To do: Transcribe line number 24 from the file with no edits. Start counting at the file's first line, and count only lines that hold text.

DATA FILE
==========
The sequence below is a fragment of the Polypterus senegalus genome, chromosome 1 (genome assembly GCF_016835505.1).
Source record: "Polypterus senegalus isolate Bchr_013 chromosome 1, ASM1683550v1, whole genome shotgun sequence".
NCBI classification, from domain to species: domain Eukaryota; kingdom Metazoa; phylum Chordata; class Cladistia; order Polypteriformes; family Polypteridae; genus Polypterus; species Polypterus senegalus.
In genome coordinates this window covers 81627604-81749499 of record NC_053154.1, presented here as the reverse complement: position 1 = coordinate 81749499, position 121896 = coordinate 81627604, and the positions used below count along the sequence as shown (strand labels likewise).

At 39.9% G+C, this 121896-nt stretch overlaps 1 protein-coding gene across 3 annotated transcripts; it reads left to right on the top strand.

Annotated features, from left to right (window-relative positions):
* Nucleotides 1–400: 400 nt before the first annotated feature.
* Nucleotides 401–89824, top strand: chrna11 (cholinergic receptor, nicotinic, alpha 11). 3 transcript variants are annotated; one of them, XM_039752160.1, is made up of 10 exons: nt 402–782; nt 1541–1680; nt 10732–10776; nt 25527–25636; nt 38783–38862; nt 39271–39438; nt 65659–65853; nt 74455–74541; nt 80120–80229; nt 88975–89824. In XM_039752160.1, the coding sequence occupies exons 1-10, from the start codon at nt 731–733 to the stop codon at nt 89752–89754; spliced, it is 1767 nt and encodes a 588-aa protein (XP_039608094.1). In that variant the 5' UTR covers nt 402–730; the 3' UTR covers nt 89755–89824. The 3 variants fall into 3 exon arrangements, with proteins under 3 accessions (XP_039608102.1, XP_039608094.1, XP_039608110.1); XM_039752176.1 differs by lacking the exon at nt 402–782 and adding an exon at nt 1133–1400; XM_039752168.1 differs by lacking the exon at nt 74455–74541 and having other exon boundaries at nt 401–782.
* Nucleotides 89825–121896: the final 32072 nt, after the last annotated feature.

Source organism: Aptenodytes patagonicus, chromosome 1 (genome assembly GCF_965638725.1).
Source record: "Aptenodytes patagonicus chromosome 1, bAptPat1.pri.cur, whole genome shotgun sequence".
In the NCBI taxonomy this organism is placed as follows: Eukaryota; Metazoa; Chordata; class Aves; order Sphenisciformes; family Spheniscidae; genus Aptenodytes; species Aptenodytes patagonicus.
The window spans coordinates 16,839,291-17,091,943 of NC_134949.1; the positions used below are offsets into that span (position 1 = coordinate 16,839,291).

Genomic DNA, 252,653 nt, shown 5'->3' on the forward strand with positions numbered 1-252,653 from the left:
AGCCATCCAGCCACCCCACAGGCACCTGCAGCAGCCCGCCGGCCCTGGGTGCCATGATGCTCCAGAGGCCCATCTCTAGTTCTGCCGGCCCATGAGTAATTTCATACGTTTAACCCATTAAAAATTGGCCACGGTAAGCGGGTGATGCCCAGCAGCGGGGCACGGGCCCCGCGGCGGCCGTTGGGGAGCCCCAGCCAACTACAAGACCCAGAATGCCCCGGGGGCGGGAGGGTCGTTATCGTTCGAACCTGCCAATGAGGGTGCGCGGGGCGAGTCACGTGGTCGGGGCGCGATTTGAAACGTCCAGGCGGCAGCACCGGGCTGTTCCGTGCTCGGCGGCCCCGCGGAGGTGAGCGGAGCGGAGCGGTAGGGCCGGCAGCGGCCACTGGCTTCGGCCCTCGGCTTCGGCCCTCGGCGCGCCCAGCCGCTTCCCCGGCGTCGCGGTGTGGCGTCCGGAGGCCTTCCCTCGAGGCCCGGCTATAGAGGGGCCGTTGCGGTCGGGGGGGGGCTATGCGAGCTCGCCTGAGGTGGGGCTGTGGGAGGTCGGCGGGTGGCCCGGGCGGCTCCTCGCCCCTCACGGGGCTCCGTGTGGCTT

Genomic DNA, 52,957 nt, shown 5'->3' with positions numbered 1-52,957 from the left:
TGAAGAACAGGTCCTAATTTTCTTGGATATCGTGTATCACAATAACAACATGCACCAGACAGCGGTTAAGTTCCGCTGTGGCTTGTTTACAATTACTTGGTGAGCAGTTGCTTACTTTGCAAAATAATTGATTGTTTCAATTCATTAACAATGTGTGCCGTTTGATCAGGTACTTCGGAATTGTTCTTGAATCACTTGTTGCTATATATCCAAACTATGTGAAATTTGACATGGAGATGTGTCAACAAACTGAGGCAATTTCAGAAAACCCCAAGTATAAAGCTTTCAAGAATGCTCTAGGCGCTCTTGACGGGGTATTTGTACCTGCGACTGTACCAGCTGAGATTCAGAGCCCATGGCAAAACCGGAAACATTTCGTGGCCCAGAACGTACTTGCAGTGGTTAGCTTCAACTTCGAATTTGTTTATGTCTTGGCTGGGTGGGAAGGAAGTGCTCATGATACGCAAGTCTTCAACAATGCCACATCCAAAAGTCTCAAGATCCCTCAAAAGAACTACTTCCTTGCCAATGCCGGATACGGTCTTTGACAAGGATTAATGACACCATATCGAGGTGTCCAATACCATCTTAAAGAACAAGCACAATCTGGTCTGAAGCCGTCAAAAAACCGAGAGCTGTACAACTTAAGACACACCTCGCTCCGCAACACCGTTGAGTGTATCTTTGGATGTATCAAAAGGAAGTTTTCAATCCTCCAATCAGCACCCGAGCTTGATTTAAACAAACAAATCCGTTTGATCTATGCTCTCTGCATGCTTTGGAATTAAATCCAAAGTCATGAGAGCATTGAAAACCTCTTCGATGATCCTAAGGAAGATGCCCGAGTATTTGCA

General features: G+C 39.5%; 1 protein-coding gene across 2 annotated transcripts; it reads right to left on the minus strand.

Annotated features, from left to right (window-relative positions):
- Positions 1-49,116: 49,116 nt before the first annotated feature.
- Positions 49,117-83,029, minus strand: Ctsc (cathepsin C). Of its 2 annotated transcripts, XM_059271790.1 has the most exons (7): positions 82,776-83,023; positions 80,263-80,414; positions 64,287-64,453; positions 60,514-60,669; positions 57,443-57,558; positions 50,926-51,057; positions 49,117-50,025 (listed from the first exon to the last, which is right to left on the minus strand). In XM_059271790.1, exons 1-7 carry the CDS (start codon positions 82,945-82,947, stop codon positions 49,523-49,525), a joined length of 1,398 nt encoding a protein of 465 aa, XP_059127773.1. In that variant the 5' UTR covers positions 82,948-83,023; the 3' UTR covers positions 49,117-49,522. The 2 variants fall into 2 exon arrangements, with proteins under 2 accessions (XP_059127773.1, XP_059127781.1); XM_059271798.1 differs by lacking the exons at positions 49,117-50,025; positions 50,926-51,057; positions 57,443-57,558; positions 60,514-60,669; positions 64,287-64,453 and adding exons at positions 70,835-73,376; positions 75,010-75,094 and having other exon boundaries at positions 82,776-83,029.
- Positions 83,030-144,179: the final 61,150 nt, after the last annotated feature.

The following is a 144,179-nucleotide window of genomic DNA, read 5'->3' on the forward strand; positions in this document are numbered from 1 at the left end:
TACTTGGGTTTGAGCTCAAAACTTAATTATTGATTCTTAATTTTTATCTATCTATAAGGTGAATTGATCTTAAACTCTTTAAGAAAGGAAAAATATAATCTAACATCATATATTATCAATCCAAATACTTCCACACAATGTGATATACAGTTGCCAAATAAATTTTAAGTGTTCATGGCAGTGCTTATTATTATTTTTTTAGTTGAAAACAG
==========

TACTTGGGTTTGAGCTCAAAACTTAATTATTGATTCTTAATTTTTATCTATCTATAAGGTGAATTGATCTTAAACTCTTTAAGAAAGGAAAAATATAATCTAACATCATATATTATCAATCCAAATACTTCCACACAATGTGATATACAGTTGCCAAATAAATTTTAAGTGTTCATGGCAGTGCTTATTATTATTTTTTTAGTTGAAAACAG